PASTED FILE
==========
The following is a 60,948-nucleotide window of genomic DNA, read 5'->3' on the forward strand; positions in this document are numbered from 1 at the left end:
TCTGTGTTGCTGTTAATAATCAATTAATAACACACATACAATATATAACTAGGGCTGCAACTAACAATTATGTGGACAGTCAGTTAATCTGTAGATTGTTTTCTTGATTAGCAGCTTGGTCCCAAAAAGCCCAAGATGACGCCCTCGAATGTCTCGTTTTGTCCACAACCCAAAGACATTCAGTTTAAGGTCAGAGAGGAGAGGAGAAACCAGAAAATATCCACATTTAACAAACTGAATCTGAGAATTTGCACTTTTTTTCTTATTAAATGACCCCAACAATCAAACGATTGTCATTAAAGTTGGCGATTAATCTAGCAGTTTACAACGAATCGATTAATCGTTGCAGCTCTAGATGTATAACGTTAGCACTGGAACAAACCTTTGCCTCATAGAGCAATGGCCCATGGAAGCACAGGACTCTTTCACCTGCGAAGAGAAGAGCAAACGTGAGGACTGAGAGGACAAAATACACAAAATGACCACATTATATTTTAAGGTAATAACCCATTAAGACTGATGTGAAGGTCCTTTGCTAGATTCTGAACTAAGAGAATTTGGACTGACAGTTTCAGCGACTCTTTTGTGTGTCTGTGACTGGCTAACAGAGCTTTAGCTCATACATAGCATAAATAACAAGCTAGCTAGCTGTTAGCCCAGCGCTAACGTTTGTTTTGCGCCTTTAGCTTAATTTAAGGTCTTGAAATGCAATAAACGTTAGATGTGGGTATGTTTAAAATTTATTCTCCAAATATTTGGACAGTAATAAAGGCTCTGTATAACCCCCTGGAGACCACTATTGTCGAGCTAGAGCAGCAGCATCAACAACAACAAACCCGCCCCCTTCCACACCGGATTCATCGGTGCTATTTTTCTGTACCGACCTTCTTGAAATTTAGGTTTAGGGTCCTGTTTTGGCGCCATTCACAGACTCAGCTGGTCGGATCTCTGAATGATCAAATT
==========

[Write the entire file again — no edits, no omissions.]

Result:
The following is a 60,948-nucleotide window of genomic DNA, read 5'->3' on the forward strand; positions in this document are numbered from 1 at the left end:
TCTGTGTTGCTGTTAATAATCAATTAATAACACACATACAATATATAACTAGGGCTGCAACTAACAATTATGTGGACAGTCAGTTAATCTGTAGATTGTTTTCTTGATTAGCAGCTTGGTCCCAAAAAGCCCAAGATGACGCCCTCGAATGTCTCGTTTTGTCCACAACCCAAAGACATTCAGTTTAAGGTCAGAGAGGAGAGGAGAAACCAGAAAATATCCACATTTAACAAACTGAATCTGAGAATTTGCACTTTTTTTCTTATTAAATGACCCCAACAATCAAACGATTGTCATTAAAGTTGGCGATTAATCTAGCAGTTTACAACGAATCGATTAATCGTTGCAGCTCTAGATGTATAACGTTAGCACTGGAACAAACCTTTGCCTCATAGAGCAATGGCCCATGGAAGCACAGGACTCTTTCACCTGCGAAGAGAAGAGCAAACGTGAGGACTGAGAGGACAAAATACACAAAATGACCACATTATATTTTAAGGTAATAACCCATTAAGACTGATGTGAAGGTCCTTTGCTAGATTCTGAACTAAGAGAATTTGGACTGACAGTTTCAGCGACTCTTTTGTGTGTCTGTGACTGGCTAACAGAGCTTTAGCTCATACATAGCATAAATAACAAGCTAGCTAGCTGTTAGCCCAGCGCTAACGTTTGTTTTGCGCCTTTAGCTTAATTTAAGGTCTTGAAATGCAATAAACGTTAGATGTGGGTATGTTTAAAATTTATTCTCCAAATATTTGGACAGTAATAAAGGCTCTGTATAACCCCCTGGAGACCACTATTGTCGAGCTAGAGCAGCAGCATCAACAACAACAAACCCGCCCCCTTCCACACCGGATTCATCGGTGCTATTTTTCTGTACCGACCTTCTTGAAATTTAGGTTTAGGGTCCTGTTTTGGCGCCATTCACAGACTCAGCTGGTCGGATCTCTGAATGATCAAATT